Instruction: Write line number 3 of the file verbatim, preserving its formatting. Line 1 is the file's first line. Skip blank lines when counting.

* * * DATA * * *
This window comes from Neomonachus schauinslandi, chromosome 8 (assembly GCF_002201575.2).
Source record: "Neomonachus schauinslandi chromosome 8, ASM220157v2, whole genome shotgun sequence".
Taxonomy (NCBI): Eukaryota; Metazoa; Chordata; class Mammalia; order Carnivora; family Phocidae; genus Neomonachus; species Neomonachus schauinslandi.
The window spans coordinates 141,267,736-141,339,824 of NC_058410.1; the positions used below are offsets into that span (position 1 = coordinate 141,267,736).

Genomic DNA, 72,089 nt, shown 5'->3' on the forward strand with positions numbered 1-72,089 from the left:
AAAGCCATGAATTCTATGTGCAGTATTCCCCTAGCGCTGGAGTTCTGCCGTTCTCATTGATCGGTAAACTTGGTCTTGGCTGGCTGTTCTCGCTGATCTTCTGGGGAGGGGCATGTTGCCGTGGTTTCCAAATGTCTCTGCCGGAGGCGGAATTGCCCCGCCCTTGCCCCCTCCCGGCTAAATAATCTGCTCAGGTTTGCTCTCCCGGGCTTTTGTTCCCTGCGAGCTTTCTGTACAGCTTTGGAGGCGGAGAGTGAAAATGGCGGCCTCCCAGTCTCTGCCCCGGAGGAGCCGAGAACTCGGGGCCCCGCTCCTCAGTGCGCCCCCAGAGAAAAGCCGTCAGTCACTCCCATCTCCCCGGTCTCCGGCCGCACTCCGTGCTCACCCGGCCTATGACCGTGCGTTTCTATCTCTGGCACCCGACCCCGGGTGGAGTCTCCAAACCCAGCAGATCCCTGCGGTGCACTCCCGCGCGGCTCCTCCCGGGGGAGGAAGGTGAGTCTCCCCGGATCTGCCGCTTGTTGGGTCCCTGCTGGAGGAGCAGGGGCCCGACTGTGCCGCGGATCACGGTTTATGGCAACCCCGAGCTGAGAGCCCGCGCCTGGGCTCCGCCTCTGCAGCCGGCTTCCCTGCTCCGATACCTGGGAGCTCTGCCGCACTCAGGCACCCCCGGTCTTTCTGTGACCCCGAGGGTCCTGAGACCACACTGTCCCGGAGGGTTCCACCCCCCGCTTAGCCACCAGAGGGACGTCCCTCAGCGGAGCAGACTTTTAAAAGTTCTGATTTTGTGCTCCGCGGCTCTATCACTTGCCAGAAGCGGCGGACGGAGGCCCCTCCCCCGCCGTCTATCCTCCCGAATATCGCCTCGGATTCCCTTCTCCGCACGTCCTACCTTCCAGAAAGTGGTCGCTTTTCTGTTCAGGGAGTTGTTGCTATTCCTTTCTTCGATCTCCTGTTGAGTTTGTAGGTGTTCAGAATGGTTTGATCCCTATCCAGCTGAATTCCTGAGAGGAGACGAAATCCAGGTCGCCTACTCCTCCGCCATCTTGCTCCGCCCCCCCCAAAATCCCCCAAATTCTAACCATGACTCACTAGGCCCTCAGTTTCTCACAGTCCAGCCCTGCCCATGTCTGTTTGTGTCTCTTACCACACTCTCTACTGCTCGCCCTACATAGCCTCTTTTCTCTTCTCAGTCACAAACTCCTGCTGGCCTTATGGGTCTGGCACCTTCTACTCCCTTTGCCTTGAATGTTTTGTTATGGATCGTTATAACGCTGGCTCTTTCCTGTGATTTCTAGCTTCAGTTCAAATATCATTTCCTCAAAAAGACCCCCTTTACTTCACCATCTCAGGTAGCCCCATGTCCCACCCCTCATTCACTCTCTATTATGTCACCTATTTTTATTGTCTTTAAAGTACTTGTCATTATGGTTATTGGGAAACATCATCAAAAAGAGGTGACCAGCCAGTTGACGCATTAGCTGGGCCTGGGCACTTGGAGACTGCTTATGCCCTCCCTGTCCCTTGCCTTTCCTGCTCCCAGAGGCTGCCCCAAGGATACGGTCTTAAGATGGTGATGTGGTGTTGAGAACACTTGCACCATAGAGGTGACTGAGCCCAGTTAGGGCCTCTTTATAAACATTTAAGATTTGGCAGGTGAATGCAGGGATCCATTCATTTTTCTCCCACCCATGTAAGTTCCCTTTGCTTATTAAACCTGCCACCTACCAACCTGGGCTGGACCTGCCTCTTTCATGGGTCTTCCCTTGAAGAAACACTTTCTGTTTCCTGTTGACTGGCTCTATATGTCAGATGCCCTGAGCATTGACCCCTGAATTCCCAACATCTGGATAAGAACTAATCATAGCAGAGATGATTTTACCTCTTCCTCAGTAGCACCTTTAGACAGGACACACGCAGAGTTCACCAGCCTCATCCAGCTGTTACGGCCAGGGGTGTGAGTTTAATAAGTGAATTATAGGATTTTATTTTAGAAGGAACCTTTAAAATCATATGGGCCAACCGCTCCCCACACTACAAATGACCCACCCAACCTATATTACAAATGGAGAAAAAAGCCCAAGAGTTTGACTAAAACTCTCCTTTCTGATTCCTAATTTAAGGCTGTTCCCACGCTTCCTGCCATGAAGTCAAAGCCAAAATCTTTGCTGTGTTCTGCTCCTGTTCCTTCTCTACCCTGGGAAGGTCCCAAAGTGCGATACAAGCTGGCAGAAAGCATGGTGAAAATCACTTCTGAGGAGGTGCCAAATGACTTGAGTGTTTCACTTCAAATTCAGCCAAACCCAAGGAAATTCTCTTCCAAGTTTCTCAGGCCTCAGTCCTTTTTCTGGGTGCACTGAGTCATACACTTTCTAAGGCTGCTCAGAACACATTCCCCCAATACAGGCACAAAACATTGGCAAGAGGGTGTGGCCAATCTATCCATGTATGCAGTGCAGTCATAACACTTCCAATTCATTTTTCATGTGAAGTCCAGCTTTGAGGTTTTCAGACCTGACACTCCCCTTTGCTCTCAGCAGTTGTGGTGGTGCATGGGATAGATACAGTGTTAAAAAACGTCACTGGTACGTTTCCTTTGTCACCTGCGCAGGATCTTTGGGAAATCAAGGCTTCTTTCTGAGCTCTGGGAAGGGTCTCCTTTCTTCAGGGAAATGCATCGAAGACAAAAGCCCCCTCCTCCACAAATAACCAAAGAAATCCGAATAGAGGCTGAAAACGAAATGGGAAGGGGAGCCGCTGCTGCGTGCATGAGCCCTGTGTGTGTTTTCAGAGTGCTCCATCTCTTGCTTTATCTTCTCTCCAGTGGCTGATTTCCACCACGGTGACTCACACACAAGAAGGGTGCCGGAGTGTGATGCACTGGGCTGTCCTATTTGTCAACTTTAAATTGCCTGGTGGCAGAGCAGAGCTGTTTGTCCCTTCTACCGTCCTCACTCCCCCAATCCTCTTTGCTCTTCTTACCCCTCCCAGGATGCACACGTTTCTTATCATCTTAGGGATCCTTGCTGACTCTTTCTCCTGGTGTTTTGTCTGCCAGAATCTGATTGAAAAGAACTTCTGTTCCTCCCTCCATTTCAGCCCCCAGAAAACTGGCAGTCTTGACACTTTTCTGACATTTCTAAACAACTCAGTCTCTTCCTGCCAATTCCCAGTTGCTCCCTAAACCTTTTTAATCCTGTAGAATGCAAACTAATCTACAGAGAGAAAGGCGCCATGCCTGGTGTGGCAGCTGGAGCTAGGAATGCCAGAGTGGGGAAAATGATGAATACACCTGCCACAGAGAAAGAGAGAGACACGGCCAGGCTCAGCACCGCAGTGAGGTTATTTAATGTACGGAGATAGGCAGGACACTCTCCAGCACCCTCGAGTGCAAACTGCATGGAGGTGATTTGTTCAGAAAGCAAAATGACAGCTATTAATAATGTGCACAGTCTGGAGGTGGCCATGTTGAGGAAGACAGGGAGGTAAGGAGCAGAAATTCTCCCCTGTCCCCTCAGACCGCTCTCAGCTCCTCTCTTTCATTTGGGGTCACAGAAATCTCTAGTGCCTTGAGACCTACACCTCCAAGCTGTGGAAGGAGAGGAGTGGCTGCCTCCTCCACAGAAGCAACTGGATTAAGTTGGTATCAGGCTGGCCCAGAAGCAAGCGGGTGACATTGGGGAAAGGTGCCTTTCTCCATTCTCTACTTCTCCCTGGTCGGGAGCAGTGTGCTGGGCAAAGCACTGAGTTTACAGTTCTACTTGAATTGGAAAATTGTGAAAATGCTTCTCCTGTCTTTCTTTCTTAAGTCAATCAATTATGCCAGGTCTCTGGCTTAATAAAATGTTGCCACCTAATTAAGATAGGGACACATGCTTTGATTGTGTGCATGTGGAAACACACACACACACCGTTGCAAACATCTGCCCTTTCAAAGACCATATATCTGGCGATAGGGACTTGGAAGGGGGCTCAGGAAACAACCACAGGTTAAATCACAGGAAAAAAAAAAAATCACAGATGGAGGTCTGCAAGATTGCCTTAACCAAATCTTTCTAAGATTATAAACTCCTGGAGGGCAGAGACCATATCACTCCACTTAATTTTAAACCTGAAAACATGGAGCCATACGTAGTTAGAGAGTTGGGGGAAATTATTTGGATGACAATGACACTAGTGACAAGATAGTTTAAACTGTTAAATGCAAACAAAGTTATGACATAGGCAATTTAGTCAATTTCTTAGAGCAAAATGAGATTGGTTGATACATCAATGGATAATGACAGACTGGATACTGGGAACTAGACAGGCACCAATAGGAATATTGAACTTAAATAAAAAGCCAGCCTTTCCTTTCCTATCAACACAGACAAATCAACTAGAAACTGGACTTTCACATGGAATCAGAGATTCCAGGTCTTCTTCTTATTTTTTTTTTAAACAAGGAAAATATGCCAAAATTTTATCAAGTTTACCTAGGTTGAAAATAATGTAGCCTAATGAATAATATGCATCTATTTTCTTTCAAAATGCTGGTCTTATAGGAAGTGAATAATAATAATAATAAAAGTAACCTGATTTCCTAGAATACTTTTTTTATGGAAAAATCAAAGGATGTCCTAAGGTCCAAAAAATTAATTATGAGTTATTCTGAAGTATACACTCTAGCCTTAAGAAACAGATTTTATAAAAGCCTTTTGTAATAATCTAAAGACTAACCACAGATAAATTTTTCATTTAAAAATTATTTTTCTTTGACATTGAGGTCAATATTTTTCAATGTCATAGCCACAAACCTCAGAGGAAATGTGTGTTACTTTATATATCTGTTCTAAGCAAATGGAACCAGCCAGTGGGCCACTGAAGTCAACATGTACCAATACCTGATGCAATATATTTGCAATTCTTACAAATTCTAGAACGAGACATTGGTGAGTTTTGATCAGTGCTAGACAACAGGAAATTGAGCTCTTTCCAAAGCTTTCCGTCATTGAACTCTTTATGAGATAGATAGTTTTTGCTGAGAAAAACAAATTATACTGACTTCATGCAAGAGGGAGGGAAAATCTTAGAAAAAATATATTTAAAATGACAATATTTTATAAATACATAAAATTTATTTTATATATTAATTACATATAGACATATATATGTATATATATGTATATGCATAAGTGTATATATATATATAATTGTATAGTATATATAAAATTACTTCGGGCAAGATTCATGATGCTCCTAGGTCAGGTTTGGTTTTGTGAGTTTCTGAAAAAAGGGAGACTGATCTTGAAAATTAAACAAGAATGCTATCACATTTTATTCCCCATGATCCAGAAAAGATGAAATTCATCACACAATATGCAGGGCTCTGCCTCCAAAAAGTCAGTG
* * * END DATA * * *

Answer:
Taxonomy (NCBI): Eukaryota; Metazoa; Chordata; class Mammalia; order Carnivora; family Phocidae; genus Neomonachus; species Neomonachus schauinslandi.